Some people have become creative in building a chicken nipple water system, but a few people forget to take into consideration the head pressure in their system. Layer nipple valves are engineered to hold back water until they are activated by being pecked, but if the water pressure is too high inside the vessel, the valve will leak.
If you purchase a commercially available automatic water system, you’ll see that there is a pressure reducer between the pipe the valves attach to and the water supply. This valve keeps the water pressure low inside the pipe, so the valves don’t leak.
The Right Litter
Many people are under the assumption that hay or straw is good bedding for a chicken coop. I’m a huge critic of this theory, and I highly suggest never using hay or straw in a chicken coop. For one, hay and straw holds moisture and gives bacteria and flies a place to multiply. A soggy pack of straw is a sure fire way to attract flies and rodents. Another big reason why hay and straw do not make it into my coops is; my back. Pitchforking apart a matted mess of straw is a miserable chore, especially when it reeks of ammonia.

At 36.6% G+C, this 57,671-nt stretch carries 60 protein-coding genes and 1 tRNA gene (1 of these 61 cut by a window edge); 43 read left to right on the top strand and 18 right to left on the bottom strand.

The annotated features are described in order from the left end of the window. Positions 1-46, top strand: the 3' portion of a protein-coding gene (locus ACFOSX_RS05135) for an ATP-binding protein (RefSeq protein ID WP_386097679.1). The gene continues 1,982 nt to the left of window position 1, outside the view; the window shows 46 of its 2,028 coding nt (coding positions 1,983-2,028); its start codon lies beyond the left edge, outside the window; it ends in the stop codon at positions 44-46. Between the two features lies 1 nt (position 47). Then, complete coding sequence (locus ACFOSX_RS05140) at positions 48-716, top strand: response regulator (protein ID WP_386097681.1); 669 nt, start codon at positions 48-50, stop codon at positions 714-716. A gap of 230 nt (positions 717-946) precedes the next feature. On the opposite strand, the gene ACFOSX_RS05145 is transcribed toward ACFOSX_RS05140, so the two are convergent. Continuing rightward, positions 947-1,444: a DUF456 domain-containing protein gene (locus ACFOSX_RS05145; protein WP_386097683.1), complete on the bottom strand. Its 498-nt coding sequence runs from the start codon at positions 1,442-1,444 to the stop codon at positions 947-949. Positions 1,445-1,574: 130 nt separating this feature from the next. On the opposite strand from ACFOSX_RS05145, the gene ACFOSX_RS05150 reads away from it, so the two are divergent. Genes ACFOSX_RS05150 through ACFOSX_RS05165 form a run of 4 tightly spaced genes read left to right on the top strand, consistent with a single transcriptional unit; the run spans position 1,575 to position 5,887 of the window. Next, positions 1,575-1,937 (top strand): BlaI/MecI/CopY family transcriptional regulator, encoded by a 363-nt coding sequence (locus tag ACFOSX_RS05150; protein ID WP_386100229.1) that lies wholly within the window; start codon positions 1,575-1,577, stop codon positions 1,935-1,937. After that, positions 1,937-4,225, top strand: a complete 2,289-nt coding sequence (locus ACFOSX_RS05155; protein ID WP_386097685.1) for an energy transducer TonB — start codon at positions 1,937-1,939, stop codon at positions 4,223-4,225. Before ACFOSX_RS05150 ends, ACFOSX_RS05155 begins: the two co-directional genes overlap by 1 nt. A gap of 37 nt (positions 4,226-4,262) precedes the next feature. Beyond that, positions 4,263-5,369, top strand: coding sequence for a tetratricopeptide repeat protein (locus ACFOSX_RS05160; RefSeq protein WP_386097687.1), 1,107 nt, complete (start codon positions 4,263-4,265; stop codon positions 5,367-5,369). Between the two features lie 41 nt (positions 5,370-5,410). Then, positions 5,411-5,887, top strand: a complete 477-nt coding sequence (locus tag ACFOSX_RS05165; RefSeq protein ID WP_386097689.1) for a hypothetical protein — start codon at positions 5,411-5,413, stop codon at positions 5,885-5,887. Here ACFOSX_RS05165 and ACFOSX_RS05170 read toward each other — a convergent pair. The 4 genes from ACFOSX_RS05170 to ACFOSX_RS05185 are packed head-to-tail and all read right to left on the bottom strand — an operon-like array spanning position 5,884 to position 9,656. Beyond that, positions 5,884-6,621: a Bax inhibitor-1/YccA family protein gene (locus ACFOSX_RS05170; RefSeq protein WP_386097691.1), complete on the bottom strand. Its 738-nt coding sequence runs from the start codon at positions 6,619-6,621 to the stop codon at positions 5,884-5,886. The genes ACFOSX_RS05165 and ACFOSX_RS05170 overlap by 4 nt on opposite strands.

I use a thick bedding pack of pine shavings in my coops, usually about 12 inches deep or more. A deep litter base of pine allows the bedding pack to absorb moisture, but unlike straw or hay, pine shavings release this moisture back into the environment. A properly managed bedding pack should stay dry and loose. You’ll know that the bedding pack is spent when the entire depth of the bedding has turned grey. Dry pine shavings are far easier on the back when cooping out, trust me!
Do you smell strong ammonia or other foul smells in your coops and runs? A strong ammonia smell tells you there is too much moisture in your coop, and it’s time to figure out why. If your coop or compost pile smells rank, then it’s time to clean out the barn or add dry material to your compost bin. If you have an odorous compost pile, rotating it with a shovel or tractor should also help.
Abating the Coop
So if you’ve done as much preventative maintenance as possible and you still have flies in the coop, it’s time to take an active role in controlling the population. Baiting, chemical controls, and natural controls are all options, but be sure you know what kind of fly you’re dealing with. Not all flies are the same, so do your best to identify the pest you’re dealing with, understand their breeding habits, and what they’re attracted to the most. Knowing this will help you plan your attack and be more effective at controlling flies in the coop.